Conference Contribution Details
RE Imhof, P Xiao, EP Berg & MEP De Jesus.
Contributed Talk, World Congress on Non-Invasive Studies of the Skin, Philadelphia, September 2005.
The aim of this study was to develop a method for analysing the decay kinetics of occlusion recovery flux curves at short-times, where instrumental response speed effects are important.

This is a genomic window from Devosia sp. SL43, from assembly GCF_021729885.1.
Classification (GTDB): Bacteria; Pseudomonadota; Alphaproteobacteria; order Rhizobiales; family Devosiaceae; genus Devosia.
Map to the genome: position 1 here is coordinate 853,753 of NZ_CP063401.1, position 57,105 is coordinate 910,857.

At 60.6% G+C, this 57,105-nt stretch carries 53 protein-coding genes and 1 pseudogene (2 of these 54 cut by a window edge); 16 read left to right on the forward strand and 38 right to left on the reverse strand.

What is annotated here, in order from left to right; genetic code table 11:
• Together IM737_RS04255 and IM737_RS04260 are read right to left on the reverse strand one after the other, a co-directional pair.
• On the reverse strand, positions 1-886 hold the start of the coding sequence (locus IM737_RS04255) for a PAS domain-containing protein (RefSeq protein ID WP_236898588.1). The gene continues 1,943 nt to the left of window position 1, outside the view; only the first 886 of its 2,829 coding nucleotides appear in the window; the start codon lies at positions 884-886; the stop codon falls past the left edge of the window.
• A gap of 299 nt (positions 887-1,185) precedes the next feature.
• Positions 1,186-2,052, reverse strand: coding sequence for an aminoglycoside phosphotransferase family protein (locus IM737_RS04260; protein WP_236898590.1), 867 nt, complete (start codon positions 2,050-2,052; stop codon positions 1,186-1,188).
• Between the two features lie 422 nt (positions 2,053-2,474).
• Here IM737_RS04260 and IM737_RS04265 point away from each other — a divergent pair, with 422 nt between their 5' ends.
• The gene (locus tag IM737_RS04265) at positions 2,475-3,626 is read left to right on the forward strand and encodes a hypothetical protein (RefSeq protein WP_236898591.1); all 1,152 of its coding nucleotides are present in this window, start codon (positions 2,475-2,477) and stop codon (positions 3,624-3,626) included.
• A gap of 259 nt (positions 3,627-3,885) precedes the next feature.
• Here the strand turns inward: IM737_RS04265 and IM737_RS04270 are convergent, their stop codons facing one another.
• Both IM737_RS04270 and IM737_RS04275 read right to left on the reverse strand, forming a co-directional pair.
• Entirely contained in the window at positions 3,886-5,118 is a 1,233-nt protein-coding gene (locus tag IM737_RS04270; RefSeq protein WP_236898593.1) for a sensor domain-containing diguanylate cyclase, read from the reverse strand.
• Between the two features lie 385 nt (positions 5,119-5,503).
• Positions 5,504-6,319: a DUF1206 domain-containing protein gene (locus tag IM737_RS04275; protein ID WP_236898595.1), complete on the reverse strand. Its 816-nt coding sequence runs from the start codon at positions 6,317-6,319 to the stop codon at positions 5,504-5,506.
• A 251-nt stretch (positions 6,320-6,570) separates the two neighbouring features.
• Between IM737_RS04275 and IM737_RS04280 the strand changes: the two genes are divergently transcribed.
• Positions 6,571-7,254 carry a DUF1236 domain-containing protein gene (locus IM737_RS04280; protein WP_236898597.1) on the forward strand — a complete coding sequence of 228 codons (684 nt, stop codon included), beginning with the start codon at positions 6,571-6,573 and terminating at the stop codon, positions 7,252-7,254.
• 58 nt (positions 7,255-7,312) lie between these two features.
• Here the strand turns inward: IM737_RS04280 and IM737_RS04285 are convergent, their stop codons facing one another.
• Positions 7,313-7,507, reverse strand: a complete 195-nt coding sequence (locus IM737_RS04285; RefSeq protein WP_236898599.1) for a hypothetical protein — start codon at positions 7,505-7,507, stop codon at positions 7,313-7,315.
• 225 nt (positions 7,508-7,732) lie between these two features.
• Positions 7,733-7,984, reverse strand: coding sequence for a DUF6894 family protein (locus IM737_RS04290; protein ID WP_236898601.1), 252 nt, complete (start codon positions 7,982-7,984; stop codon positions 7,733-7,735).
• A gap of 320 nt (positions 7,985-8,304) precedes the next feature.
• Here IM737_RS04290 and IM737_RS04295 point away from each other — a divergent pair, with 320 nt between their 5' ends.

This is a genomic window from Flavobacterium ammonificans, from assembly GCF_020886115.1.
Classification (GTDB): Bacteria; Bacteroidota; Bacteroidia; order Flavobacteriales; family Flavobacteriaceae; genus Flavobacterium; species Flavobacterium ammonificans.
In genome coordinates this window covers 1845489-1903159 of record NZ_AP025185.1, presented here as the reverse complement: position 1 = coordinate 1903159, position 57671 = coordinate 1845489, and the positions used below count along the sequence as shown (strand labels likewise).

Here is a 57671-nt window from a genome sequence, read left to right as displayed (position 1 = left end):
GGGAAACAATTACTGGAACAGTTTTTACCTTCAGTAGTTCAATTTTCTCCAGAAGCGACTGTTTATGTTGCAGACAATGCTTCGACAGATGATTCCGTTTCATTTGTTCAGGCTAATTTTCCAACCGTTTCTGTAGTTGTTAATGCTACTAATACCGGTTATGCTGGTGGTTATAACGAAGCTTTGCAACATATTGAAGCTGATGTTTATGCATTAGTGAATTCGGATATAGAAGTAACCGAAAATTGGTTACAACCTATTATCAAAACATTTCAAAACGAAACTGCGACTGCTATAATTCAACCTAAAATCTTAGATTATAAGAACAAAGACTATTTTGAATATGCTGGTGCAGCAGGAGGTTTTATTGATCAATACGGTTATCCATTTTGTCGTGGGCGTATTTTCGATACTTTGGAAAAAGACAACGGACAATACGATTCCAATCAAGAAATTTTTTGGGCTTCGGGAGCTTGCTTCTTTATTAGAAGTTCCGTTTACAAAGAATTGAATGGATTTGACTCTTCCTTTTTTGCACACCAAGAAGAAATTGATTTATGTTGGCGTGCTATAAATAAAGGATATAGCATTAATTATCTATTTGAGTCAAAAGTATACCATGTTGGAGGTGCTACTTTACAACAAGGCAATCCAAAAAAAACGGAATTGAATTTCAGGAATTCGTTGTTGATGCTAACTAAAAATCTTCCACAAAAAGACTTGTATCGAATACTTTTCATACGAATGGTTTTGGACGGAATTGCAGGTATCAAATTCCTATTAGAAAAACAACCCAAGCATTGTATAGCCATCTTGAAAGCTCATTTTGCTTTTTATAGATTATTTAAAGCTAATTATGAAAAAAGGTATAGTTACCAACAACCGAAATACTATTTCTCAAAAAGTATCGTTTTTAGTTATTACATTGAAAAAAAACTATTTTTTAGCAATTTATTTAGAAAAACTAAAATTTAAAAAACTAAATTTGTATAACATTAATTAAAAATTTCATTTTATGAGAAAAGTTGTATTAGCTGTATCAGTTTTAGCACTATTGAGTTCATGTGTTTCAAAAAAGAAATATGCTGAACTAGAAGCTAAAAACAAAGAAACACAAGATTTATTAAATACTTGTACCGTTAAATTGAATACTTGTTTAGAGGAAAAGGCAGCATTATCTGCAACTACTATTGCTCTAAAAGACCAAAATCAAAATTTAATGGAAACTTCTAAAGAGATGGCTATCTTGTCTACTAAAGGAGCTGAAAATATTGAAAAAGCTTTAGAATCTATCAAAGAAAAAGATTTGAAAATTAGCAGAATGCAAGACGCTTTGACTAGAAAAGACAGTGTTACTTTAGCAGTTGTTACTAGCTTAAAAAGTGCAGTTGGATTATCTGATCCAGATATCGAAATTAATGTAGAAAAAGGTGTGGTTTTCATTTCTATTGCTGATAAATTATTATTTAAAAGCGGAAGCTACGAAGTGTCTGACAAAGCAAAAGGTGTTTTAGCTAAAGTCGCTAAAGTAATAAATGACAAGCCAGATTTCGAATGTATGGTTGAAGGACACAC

Volar forearm skin of a healthy volunteer was occluded for pre-set times with an 8cm * 3cm Silgel wound dressing. Occlusion recovery flux curves were measured with a condenser-chamber instrument, starting immediately after the removal of the dressing (<5 seconds) and continuing until the signals had settled to steady, final TEWL values. The main experimental results are a family of flux curves for occlusion times in the range 0-15 minutes. The final, steady TEWL values were found to be consistent, with a mean of 9.3 g/(sq.m h) and a CV<2%. The quantity of trapped water was found to increase linearly with occlusion time, with a mean accumulation rate of 1.6 g/(sq.m h) and a CV<11%. Peak flux densities were found to be in the range 14-30 g/(sq.m h), low compared with the ~180 g/(sq.m h) expected from free surface evaporation. The reason is thought to be instrumental response speed: the estimated evaporation times of the small quantities of accumulated surface water are ~7 seconds and less, whereas the 1/e response time of the instrument is ~15 seconds. Other instrumental response time effects include a finite rise-time, a rounding of the peak and a distortion of the decay kinetics at short times. These effects can be corrected to some extent by least-squares convolution methods such as those developed for fluorescence decay analysis. The results of our analysis of these data by this approach are presented.
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